Driving sports in school with the aim of taking it to everyone

The idea behind Sports For All is to sow the seeds for building world-class athletes and making the country a sports power

May 12, 2023 06:46 pm | Updated 06:58 pm IST - NEW DELHI

Founders of Sports for All (SFA), Vishwas Choksi and Rishikesh Joshi.

Founders of Sports for All (SFA), Vishwas Choksi and Rishikesh Joshi. | Photo Credit: Special Arrangement

Sports for all. That is the dream and goal of the country.

That is also a slogan and brand, as two individuals, Rishikesh Joshi and Vishwas Choksi, are quietly revolutionising grassroots sports in schools for the last eight years through their Sports For All movement.

There have been 12 championships for schools, across many disciplines, catering to all age groups in different cities.

“We will conduct 10 championships in a four-month window this year. In Mumbai, Hyderabad, Pune, Delhi, Bengaluru, Jaipur, Indore, Ahmedabad, Nagpur and Dehradun,” said Rishikesh, as he explained the vision and execution of taking sports to students in a big way.

Last year SFA hosted four championships, bringing school sports alive in Hyderabad, Pune and Uttarakhand.

“35% of the participants were girls, which is a very encouraging sign,” said Vishwas, a chemical engineer who did his Masters from Columbia University.

Rishikesh, a national level swimmer, has rich experience of having worked in IPL apart from being associated in the growth of marathon runs in the country.

SFA has been working with Khelo India Games and the National Games in Gujarat.

The two intend to pioneer the cause of hosting school sports in 50 cities in the next five years.

“We are trying to integrate school sports with the sports ecosystem, strengthening the fundamental pillars. The normal school competitions are restricted to under-14 and under-17 age groups. We try to include all age groups. Every student should get a chance to play,” said Rishikesh.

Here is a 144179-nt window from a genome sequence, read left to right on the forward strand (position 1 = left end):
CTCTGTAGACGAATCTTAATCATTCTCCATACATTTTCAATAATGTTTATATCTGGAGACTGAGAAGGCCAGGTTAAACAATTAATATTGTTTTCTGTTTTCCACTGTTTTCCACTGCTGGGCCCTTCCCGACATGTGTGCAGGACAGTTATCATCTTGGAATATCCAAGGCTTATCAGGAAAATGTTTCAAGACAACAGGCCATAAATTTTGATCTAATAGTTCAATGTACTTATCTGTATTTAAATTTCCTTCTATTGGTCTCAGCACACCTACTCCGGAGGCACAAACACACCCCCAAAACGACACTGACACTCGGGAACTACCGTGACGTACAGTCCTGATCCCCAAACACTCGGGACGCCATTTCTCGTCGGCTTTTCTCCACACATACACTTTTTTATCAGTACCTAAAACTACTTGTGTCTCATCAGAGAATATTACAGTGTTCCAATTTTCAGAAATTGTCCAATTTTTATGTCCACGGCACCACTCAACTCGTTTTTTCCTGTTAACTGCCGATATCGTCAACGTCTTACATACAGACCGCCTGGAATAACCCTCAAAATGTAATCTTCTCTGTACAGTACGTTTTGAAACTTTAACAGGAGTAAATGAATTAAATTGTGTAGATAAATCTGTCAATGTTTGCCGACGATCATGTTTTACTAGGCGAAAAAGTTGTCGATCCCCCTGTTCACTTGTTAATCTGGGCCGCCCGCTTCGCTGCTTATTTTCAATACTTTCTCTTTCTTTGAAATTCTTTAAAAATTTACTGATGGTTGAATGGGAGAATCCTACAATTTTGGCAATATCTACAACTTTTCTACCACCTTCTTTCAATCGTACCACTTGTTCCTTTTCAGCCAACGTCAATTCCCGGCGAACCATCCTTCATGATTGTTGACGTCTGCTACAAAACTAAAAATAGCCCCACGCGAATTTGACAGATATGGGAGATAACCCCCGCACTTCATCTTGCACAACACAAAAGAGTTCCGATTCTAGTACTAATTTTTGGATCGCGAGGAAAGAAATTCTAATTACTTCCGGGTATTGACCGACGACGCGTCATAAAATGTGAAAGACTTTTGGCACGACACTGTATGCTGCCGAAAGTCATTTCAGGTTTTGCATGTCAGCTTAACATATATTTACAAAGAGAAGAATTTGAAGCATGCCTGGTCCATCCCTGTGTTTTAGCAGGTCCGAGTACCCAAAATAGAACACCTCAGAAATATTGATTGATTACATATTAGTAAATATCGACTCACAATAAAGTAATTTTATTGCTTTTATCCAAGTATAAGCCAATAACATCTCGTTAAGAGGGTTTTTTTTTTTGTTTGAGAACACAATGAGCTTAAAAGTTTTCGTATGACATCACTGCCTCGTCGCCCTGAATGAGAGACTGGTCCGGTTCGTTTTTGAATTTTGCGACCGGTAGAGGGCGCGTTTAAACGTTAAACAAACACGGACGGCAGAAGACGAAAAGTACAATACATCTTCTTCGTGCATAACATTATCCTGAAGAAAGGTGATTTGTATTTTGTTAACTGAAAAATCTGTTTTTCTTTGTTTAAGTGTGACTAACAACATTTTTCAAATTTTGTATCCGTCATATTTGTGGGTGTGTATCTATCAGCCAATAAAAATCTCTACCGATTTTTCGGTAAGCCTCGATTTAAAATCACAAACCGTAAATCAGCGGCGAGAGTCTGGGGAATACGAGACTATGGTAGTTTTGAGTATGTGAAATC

Taking advantage of technology, a lot of data is generated, identifying talent and helping it to blossom. Schools realise their strength and the healthy competition helps them focus more on sports and in various events. The race is for the best school for sports in the city, across different boards.

“Olympics shows every country where it stands in the world of sports. We do it at the schools level. In Olympics, there are about 11,000 athletes. In our championships, we deal with more than 15,000 athletes. Infact, in 2016 we dealt with 26,000 athletes in one championship,” said Vishwas.

Having crossed many hurdles over the years, the two are able to appreciate the changed mindset of the country towards sports and promise to provide the best platform for school students to flourish in sports.

“We want to give the students the best taste of sports, in terms of infrastructure, officiating, and best professionals hosting the events. Every athlete will have his video,” said Rishikesh, an engineer who has studied Sports Management in Australia.

Sports for all is definitely strengthening the grassroots of Indian sports, sowing the seeds for building world-class athletes and making the country a sports power.

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